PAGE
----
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MIT Technology Review

Baidu’s Plan for Artificial Intelligence without Andrew Ng

The Chinese search giant lost the star leader of its AI lab last week, but the technology remains an essential long-term focus.

March 30, 2017

When Andrew Ng, one of the world’s leading thinkers on artificial intelligence, announced he would be stepping down from his position as chief scientist at Chinese search giant Baidu, the company’s stock dropped nearly 3 percent in just a few hours.

It was a reflection not only of Ng’s prominence and fame, but also of the importance investors have placed on the search giant’s focus on AI. The technology has become a key element of the company’s strategy, and Ng’s departure comes at a time when Baidu is determined to double down on its AI efforts.

Baidu has quickly reaffirmed its commitment to AI, naming Wang Haifeng, an expert in natural-language processing, as Ng’s replacement.

CEO Robin Li has recently written numerous opinion pieces in Chinese newspapers about the importance of developing AI expertise. “The disruption in traditional business models, industrial chain, and value chain brought about by artificial intelligence will cause fundamental changes in the global economy,” Li wrote in People’s Daily, a government flagship newspaper, in early March.

And also in March, China’s National Development and Reform Commission approved Baidu as the leader of the new National Engineering Lab of Deep Learning Technology and Application, reflecting China’s top-level government dedication to AI development.

In the lab, Baidu will collaborate with top Chinese universities including Tsinghua, exploring a variety of different areas of AI research including visual perception, speech recognition, and human-machine interaction.

Shengjin Wang, a professor at Tsinghua University who studies computer vision and image recognition, and who also contributes to the research done at the national lab, says Baidu has been a leading player in AI, and there is reason to believe that it will be able to maintain its lead.

“Personally I think it’s a pity,” Wang says about Ng’s departure. But he stresses that Ng has built a very solid AI team with over 1,300 researchers at Baidu already, giving the company an advantage in human resources. Baidu also has a competitive edge because of the large amounts of data it has collected from its search engine business, he says. Additionally, he thinks the newly formed Intelligent Driving Group, which focuses on automated driving research, shows the company is heading in a good direction.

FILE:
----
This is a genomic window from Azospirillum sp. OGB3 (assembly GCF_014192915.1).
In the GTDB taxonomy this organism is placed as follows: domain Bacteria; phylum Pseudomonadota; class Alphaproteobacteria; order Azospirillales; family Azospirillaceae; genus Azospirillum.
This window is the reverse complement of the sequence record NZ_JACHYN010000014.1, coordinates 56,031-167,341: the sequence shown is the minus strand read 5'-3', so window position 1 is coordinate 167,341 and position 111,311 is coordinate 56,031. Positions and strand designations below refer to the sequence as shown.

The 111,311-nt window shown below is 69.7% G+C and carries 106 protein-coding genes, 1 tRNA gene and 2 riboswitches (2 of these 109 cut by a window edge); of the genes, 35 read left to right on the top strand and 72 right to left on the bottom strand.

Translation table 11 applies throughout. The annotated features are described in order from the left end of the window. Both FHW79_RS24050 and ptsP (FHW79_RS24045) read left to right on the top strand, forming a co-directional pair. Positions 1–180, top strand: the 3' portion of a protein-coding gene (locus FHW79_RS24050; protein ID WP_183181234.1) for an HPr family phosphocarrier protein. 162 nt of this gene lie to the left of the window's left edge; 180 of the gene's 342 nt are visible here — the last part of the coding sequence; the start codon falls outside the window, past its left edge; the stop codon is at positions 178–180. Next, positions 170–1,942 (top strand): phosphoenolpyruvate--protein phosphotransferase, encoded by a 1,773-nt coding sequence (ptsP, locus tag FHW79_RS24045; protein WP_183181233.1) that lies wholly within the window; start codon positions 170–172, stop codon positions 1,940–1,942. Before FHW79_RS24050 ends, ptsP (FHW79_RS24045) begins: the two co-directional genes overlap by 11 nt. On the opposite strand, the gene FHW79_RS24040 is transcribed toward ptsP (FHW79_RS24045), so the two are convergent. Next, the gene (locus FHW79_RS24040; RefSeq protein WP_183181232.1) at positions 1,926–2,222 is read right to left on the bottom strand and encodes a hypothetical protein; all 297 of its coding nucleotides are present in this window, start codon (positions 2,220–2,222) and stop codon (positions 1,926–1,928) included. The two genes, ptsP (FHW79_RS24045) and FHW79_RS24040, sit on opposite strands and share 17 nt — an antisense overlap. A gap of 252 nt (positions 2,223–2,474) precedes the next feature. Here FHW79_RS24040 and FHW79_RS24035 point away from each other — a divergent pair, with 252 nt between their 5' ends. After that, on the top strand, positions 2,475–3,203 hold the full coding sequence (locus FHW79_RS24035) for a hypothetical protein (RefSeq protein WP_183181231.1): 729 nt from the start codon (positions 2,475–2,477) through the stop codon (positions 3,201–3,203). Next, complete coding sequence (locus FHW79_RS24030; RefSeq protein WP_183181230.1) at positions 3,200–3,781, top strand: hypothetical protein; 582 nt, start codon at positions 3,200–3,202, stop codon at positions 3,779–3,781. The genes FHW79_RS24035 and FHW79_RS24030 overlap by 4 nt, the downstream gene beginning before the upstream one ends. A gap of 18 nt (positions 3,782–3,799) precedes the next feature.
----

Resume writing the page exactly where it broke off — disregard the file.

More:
He predicts Baidu will be able to adjust its AI resources and strategy after Ng’s departure.

Some of that adjustment is already under way. A couple of days ago, Baidu launched its first overseas campus recruitment campaign, seeking AI talent for its Beijing headquarters in top American universities such as Carnegie Mellon and Columbia. A Baidu spokesperson says the company particularly hopes to attract Chinese students in American universities.

Wang says that China can provide an interesting challenge for young researchers with its cities’ difficult-to-navigate road conditions and many different dialects, forcing Chinese AI researchers to find innovative ways to produce useful applications.

Ng himself praised Baidu’s deep bench in AI in his departing blog post. He included Lu Qi, an AI expert from Microsoft whom Baidu brought in as chief operating officer earlier this year. 

But outside of Baidu, some see Ng’s departure as proof of a systemic problem at the company, one more example of its inability to hold on to important talent. Tong Zhang, who formerly led Baidu’s Big Data Lab, recently joined Tencent, a Baidu competitor, to oversee its AI research. Another senior manager, Jin Wang, who used to head the company’s automated driving unit, has announced that he would resign and start his own company. Last year, a key researcher at Baidu’s human-computer interaction team, Jiawei Gu, left the company as well.

While the company’s AI Group has had successes with face-recognition technology and AI-powered lending, Baidu’s other attempts at broadening its business beyond search have largely fallen short. Its share of search ad revenue has dropped in recent years, and as it faces new competitors like Toutiao, which uses AI to aggregate news stories, the company really needs its bet on artificial intelligence to pay off.